New Hope for Battling Depression
Study Illuminates Why Benefits of Therapy
Are More Lasting Than Medication
For the 18 million American adults who suffer from depression in any given year, the highly effective antidepressant medications come with a dark side: Unless patients continue taking the drugs, they have a considerable risk of suffering a relapse in the year after they stop.
On the other hand, a growing body of research shows that patients completing a course of psychotherapy -- without medication -- relapse far less frequently.
As scientists struggle to explain the gap between the lasting effects of pills and psychotherapy, a new study offers an intriguing clue. Neuroscientists in Canada have found that a form of psychotherapy called cognitive-behavior therapy causes changes in brain activity that are the polar opposite of the changes caused by antidepressants.
The study is the first to show that a depressed brain responds differently to the two kinds of treatment. If the results hold up, they could point the way to combining antidepressants and psychotherapy more effectively to give patients a better chance of loosening the grip of depression for good.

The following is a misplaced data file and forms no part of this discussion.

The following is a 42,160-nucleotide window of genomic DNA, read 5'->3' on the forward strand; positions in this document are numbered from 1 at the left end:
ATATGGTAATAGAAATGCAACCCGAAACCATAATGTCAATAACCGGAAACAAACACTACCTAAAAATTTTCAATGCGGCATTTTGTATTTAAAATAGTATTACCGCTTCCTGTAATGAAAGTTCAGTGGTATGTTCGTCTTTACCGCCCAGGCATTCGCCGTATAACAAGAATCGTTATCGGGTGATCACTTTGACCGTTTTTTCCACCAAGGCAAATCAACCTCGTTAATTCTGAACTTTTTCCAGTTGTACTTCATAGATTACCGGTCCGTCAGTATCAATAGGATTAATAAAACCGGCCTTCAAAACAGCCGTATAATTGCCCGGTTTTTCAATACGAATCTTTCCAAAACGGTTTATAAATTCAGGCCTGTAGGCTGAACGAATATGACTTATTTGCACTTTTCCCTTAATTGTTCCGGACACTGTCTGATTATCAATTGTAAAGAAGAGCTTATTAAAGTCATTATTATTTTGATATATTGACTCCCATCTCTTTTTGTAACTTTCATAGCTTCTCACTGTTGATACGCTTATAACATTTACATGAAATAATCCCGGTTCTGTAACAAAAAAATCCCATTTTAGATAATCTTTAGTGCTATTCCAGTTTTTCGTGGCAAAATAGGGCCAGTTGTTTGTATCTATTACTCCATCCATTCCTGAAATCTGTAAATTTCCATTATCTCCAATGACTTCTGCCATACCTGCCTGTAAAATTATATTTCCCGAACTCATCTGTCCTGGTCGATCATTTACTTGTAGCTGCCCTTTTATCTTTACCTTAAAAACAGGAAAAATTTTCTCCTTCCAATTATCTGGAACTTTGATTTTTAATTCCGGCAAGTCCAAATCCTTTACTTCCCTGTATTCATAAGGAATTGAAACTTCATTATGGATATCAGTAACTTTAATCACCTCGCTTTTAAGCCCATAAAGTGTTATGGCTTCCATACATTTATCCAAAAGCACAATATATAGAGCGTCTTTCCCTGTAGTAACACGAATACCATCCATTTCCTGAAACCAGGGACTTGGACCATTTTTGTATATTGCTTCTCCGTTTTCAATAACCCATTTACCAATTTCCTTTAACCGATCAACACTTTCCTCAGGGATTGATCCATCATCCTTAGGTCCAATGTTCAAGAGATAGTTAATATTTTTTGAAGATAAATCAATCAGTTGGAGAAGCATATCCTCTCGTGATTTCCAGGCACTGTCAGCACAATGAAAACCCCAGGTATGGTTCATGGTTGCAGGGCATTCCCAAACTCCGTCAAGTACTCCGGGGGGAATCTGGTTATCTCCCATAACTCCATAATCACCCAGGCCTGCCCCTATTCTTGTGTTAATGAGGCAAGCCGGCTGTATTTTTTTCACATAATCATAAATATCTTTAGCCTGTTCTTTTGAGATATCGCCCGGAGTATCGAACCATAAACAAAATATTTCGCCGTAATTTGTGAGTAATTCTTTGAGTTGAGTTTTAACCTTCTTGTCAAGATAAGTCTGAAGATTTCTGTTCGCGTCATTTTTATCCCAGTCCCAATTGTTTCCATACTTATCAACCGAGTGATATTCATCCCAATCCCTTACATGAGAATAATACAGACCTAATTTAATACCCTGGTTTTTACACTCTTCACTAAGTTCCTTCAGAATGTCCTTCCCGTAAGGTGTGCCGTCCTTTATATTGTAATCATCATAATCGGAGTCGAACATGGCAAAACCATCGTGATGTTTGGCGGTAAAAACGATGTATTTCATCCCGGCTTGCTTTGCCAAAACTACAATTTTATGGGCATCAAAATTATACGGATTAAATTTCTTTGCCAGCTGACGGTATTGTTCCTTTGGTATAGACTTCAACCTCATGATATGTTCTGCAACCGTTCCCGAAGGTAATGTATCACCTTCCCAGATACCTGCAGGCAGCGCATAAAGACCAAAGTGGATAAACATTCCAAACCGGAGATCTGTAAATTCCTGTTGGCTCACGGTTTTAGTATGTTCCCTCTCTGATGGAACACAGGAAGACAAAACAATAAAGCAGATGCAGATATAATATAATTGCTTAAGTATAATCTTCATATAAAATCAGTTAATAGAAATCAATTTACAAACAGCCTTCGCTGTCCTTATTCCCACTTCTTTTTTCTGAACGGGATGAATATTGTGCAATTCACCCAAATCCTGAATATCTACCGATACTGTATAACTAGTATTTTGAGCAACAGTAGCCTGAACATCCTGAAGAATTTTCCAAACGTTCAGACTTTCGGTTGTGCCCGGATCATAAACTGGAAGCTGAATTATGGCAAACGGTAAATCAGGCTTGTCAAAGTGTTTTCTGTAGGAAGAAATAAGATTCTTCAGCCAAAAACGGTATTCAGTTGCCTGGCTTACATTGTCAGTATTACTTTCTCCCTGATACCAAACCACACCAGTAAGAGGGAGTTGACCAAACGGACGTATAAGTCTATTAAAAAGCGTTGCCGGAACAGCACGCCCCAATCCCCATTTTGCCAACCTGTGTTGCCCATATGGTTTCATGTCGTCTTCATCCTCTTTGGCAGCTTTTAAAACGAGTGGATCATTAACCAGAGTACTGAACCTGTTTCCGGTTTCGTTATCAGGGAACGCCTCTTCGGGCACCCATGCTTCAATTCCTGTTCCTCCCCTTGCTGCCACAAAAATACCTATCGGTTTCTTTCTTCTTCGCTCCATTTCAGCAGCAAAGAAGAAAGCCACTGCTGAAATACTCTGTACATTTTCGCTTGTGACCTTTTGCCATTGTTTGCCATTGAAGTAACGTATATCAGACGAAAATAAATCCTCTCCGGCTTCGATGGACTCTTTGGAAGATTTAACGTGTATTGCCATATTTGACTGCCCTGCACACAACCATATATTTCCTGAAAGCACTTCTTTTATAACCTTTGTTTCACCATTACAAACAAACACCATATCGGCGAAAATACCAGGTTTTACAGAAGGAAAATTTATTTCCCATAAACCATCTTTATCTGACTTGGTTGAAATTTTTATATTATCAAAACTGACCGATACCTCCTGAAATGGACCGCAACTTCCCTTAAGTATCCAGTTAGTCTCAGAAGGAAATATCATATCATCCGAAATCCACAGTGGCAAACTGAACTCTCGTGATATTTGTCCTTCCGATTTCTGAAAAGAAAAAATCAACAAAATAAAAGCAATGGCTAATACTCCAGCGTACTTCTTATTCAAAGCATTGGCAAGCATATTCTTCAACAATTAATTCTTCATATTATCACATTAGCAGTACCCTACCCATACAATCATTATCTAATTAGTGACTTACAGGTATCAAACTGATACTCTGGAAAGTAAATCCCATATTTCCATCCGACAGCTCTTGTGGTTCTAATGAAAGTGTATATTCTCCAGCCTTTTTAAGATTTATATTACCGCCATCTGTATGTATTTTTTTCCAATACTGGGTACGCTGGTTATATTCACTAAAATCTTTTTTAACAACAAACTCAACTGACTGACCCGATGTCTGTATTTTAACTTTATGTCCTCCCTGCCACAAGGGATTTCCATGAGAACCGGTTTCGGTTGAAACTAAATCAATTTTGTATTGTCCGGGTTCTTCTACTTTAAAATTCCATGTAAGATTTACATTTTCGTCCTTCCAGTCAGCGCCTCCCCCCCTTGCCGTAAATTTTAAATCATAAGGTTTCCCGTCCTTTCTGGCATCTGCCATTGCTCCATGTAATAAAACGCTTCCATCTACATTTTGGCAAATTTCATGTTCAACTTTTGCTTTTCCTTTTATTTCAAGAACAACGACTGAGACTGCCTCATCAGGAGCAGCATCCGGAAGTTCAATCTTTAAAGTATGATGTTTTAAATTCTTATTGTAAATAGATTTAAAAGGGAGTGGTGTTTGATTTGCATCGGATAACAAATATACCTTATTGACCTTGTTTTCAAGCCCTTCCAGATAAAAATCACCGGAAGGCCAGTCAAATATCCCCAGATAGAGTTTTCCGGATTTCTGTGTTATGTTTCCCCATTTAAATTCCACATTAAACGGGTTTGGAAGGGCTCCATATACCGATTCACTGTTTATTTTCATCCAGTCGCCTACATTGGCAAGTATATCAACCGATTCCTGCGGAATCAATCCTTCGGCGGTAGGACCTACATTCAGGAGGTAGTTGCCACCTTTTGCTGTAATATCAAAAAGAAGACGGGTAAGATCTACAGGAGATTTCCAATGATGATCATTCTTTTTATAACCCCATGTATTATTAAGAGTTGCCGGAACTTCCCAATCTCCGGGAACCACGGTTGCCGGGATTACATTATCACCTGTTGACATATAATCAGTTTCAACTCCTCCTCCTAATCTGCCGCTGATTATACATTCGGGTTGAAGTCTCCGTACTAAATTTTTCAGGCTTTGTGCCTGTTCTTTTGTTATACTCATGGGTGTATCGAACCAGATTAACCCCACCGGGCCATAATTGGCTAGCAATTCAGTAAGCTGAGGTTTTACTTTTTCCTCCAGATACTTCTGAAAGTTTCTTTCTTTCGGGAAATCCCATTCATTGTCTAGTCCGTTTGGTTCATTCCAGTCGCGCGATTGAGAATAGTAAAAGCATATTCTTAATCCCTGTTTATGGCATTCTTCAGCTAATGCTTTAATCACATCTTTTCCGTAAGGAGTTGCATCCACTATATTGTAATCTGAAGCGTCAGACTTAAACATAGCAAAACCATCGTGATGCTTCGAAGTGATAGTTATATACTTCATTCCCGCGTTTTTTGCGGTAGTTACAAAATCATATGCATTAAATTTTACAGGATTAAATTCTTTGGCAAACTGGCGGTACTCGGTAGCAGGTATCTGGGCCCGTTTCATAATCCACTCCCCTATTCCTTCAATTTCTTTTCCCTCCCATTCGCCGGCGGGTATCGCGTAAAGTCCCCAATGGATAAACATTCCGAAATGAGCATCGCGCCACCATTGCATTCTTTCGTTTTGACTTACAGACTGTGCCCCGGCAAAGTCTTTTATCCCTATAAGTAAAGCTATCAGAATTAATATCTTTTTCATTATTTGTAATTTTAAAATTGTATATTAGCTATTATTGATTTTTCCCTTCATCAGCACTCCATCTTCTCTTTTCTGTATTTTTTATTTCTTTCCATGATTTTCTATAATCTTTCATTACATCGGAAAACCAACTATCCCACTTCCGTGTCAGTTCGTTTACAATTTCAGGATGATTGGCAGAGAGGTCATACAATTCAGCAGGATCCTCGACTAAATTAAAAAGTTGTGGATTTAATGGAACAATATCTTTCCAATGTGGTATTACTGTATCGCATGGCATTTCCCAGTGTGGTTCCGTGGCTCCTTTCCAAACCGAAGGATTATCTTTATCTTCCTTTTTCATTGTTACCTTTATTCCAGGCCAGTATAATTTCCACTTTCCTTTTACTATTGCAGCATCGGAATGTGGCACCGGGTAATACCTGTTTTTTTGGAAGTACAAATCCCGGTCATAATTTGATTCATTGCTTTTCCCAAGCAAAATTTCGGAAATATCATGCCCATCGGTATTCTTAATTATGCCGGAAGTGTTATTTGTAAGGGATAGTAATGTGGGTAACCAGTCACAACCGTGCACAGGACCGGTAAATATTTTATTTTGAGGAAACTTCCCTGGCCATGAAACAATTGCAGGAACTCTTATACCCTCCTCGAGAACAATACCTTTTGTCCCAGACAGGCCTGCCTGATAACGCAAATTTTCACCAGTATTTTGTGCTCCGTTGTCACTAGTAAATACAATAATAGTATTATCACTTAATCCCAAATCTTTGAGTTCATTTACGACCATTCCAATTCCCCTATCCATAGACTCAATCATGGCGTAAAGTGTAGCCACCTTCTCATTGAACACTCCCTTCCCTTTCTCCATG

The study found that antidepressants reduce activity in the brain's emotion centers, called the limbic system. Cognitive-behavior therapy quiets overactivity in a different region of the brain -- the cortex, which is the seat of higher thought. The study was published in the January issue of Archives of General Psychiatry.
Cognitive-behavior therapy seems to work by a top-down route, teaching patients not to ruminate endlessly about minor setbacks. Such therapy "gives patients an 'override' capacity," said psychiatrist Richard Shelton of Vanderbilt University, in Nashville, Tenn., who was not involved in the current study, so that when sad feelings bubble up from the brain's emotion centers patients can resist being sucked back into the pit of depression.
Despite the more lasting benefits of therapy, the use of antidepressants is rising steadily. Researchers at Columbia University reported in 2002 that the percentage of depression patients who were treated with antidepressant medication rose to 74.5% from 37.3% from 1987 to 1997. The percentage treated with psychotherapy fell to 60.2% from 71.1% during that time. (Some patients are treated with both.)
The growing preference for pills reflects the push by insurers to have patients treated by primary-care physicians rather than specialists. Primary-care doctors can write prescriptions but are seldom trained in psychotherapy.
The cost of psychotherapy varies by region of the country, but the national average for cognitive-behavior therapy is $100 per session for the standard course of 15-20 sessions, or about $1,500 to $2,000 for the full course of treatment. (In some cities, the price could be as much as twice that.) Branded antidepressants generally cost about $1,000 per year plus the bill for the doctor's appointments needed to continue the prescription.